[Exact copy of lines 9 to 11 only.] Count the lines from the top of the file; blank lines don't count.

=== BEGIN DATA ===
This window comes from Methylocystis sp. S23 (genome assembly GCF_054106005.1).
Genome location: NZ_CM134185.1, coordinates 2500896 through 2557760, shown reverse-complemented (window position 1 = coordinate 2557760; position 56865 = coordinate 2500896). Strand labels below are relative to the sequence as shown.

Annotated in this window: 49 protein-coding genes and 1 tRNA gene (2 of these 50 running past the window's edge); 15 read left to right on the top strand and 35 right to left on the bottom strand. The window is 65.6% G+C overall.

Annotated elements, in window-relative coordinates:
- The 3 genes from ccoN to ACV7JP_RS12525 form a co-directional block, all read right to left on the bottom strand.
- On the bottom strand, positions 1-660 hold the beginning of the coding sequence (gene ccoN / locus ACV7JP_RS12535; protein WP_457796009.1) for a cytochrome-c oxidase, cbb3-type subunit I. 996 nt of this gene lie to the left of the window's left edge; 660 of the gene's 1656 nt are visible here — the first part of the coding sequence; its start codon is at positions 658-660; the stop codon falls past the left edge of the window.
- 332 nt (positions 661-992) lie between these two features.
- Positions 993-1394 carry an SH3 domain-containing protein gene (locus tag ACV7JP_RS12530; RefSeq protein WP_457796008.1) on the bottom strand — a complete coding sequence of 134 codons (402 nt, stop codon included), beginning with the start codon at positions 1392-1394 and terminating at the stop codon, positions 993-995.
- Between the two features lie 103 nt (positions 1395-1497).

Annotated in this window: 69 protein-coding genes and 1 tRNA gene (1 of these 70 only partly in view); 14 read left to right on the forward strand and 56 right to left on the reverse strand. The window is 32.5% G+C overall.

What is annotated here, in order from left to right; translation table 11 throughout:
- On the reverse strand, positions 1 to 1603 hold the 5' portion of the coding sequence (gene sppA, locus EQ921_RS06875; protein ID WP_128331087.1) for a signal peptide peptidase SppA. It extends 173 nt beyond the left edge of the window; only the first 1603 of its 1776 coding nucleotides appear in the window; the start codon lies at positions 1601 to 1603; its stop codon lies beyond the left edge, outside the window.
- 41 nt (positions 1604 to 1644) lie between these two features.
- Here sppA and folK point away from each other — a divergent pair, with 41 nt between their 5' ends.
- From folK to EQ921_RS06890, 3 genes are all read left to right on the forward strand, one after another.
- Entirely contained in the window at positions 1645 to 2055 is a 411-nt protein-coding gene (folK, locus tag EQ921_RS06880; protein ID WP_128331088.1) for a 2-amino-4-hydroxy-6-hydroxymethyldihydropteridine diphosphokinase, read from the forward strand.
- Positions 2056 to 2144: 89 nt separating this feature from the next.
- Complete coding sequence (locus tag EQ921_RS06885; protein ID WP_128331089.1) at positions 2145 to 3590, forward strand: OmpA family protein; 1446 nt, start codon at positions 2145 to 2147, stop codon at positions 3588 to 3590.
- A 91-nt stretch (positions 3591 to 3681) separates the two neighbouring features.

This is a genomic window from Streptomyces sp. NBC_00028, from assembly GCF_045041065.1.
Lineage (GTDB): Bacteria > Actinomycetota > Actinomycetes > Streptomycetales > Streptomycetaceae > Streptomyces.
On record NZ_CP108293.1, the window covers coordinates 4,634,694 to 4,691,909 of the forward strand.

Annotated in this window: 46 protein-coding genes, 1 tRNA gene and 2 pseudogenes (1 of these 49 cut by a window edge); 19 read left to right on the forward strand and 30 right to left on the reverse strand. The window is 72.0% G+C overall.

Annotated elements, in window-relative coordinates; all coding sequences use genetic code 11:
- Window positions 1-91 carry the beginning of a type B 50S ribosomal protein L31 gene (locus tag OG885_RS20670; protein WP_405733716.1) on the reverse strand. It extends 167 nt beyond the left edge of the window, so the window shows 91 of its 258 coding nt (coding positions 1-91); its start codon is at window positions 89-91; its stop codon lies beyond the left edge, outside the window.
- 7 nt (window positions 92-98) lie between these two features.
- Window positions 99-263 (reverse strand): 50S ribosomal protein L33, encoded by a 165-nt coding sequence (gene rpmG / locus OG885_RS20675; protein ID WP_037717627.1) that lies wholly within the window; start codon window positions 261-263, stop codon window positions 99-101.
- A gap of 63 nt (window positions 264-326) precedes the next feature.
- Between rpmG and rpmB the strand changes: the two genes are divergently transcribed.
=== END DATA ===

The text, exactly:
- Between the two features lie 103 nt (positions 1395-1497).

Annotated in this window: 69 protein-coding genes and 1 tRNA gene (1 of these 70 only partly in view); 14 read left to right on the forward strand and 56 right to left on the reverse strand. The window is 32.5% G+C overall.

What is annotated here, in order from left to right; translation table 11 throughout: